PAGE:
Sexuality

  • At some point during puberty, or even before, we often begin to notice our sexuality.  Whether or not we have the words to call it that or not doesn’t matter, but we begin to notice feelings and expressions of our sexual selves.  Humans are sexual beings.  It is healthy to have sexual desires and, in situations that are safe, comfortable, and respectful to yourself and anyone else involved, to act on those desires.  There are as many different forms of sexuality for human beings as there are fingerprints.  We are each one unique.

    It is probably accurate to say that most of us are familiar with at least three types of sexual expression – heterosexual (male with female), homosexual (male with male or female with female), and bisexual (some one who has desires for a partner of either sex).  But the truth is that sexuality goes beyond those labels and is much more complex.  There are people who express their sexuality without having sex at all.  In fact, anyone who identifies as a sexual being can express their sexuality without having sex if they so desire.  There are also people who identify more with the opposite gender than from which they were born into, and may choose to live as that opposite gender outwardly as well.  This is often called transgender.  We could probably go on all day long describing the different ways in which people identify sexually, but there is really no need.  What we do need to recognize is that there is no one way to be sexual, and to try to fit each of us into any kind of box of normal would be extremely difficult no matter if you are heterosexual or identify with any other form of sexual expression.

    Healthy sexual expression comes from first respecting yourself.  Ask yourself if you are acting in ways that make you feel good, safe, comfortable, and kind to your partner/s.  Are you respecting how your partner/s feel about having sex with you, making sure that they aren’t pressured by you to do things they don’t desire or are not yet ready to do?  Is your sexual partner at the age of legal consent?  (If not, remove yourself from that situation and if this is an issue for you please seek help.)  Are you a minor having sex with someone who is beyond the age of legal consent?  (If so, please seek counseling from a trusted adult about your situation.  If they are not a peer to you, remove yourself from the situation as best you can, and seek help.)  Are you practicing “safer sex”?  Is the type of sex you are having abusing your body?  Are you acting on any unresolved issues from prior sexual abuse or trauma when you express yourself sexually instead of seeking the counseling or help you would like or need to receive?  Are you being kind and loving to yourself in the form of sexual expression you seek?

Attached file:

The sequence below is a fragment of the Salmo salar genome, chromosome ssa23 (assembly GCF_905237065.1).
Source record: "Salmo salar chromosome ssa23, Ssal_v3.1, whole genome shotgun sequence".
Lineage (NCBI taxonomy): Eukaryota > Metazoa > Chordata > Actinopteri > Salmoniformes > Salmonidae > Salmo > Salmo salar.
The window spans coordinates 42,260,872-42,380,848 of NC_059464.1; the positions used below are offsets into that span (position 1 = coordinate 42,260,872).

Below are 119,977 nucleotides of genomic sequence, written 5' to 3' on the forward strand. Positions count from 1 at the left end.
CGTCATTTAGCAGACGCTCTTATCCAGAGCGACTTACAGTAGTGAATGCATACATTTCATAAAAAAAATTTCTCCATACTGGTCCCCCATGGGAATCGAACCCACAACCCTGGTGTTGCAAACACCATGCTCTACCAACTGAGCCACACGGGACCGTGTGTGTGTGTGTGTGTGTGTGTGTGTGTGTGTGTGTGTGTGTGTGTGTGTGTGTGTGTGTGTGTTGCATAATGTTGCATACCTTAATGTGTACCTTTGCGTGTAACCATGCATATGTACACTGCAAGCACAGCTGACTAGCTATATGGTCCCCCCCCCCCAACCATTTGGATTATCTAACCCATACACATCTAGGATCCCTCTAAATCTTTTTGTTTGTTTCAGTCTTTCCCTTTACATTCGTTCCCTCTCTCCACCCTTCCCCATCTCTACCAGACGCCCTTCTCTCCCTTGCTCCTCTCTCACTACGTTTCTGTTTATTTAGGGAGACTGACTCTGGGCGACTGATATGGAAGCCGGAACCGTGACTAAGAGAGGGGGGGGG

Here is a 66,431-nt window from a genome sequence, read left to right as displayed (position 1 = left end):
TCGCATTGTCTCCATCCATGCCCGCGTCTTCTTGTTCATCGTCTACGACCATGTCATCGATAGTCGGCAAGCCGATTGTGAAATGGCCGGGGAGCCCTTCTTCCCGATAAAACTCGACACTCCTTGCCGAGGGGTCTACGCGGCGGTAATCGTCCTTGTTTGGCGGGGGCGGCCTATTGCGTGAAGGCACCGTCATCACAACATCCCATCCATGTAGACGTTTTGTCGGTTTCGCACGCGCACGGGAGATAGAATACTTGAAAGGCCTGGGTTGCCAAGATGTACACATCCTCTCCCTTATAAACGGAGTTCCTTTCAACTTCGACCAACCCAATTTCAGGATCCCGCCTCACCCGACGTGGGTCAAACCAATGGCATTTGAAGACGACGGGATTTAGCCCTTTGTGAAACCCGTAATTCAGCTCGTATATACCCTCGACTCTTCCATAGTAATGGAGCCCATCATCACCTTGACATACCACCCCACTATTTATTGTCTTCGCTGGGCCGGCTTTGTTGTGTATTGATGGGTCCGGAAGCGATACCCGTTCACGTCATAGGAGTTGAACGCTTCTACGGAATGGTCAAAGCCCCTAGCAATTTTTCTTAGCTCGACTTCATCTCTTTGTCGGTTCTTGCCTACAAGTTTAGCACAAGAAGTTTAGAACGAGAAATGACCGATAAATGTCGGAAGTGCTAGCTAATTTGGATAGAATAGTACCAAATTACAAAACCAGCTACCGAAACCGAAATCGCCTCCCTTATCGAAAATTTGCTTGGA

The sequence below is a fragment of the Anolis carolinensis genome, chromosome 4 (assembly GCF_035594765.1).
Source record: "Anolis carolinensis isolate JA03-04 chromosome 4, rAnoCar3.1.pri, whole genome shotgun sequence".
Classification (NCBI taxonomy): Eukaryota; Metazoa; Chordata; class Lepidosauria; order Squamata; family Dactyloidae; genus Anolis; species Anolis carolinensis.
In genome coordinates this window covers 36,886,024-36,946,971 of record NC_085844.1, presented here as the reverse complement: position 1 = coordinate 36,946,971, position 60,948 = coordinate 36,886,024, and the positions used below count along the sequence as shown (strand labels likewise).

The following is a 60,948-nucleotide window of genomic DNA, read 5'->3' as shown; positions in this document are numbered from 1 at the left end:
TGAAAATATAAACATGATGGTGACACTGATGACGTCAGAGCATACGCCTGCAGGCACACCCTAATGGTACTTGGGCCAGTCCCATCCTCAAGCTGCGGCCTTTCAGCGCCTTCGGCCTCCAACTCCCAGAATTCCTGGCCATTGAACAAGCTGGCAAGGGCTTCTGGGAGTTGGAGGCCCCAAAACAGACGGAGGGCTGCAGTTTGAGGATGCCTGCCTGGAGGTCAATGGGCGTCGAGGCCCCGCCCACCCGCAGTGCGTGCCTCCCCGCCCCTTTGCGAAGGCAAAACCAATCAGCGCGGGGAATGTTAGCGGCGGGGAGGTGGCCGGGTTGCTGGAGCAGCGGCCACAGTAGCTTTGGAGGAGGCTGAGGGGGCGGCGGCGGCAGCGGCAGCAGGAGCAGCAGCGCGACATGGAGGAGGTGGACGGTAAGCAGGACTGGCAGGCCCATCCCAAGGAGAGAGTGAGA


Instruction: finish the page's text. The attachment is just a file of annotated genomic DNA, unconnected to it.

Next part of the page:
It also may come about that religion or society will play a big role in how you feel about your sexuality.  It is ok to have the desire to fit in.  It is ok to explore how your faith changes or plays a role in how you express yourself sexually.  It may at times be hard, but it can be beneficial to talk with clergy (pastor, reverend, priest, etc…) or a guidance counselor or therapist about any conflicts you might have with your sexuality.  They may have some resources to help you explore what is right for you.  It is important to remember though that those you seek help from should treat you kindly and respectfully throughout their time helping you and should keep your conversations confidential.  If at any time you feel disrespected, it is most likely time to seek different help.

    The It Gets Better Project is a good resource for LGBTQ youth to explore what their life might be like as an openly gay adult.  GirlsHealth.gov has a wonderful resource for parents with tips on talking to your children about sex and sexuality.

    It is ok to take time to explore what your preferences are when it comes to sex.  Just make sure you are doing it in a healthy and safe way.  Abstinence is the only way to prevent unwanted consequences of sex 100%.  Know that you can explore your sexuality without engaging in risky sexual behavior.  Our sexuality can be a gift to us, when we choose to view it as something to be respected, given as we desire, and reserved only to share with the people that deserve such a beautiful part of who we are.

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